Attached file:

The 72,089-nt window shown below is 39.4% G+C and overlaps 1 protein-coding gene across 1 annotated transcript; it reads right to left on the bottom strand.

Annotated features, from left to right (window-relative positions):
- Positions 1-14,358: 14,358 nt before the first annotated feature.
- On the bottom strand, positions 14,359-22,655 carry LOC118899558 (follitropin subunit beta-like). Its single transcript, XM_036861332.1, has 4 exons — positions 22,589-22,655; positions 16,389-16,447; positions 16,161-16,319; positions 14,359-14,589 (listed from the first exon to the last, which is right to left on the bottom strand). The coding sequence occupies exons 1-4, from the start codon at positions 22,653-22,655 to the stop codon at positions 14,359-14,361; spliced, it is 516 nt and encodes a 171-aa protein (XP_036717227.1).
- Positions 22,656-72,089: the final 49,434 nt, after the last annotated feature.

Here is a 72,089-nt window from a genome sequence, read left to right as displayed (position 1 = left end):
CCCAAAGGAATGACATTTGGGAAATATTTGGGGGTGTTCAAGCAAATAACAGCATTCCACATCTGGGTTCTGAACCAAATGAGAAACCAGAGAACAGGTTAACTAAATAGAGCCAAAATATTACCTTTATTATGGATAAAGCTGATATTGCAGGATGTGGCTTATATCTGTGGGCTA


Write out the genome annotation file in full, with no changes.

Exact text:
The 72,089-nt window shown below is 39.4% G+C and overlaps 1 protein-coding gene across 1 annotated transcript; it reads right to left on the bottom strand.

Annotated features, from left to right (window-relative positions):
- Positions 1-14,358: 14,358 nt before the first annotated feature.
- On the bottom strand, positions 14,359-22,655 carry LOC118899558 (follitropin subunit beta-like). Its single transcript, XM_036861332.1, has 4 exons — positions 22,589-22,655; positions 16,389-16,447; positions 16,161-16,319; positions 14,359-14,589 (listed from the first exon to the last, which is right to left on the bottom strand). The coding sequence occupies exons 1-4, from the start codon at positions 22,653-22,655 to the stop codon at positions 14,359-14,361; spliced, it is 516 nt and encodes a 171-aa protein (XP_036717227.1).
- Positions 22,656-72,089: the final 49,434 nt, after the last annotated feature.

Here is a 72,089-nt window from a genome sequence, read left to right as displayed (position 1 = left end):
CCCAAAGGAATGACATTTGGGAAATATTTGGGGGTGTTCAAGCAAATAACAGCATTCCACATCTGGGTTCTGAACCAAATGAGAAACCAGAGAACAGGTTAACTAAATAGAGCCAAAATATTACCTTTATTATGGATAAAGCTGATATTGCAGGATGTGGCTTATATCTGTGGGCTA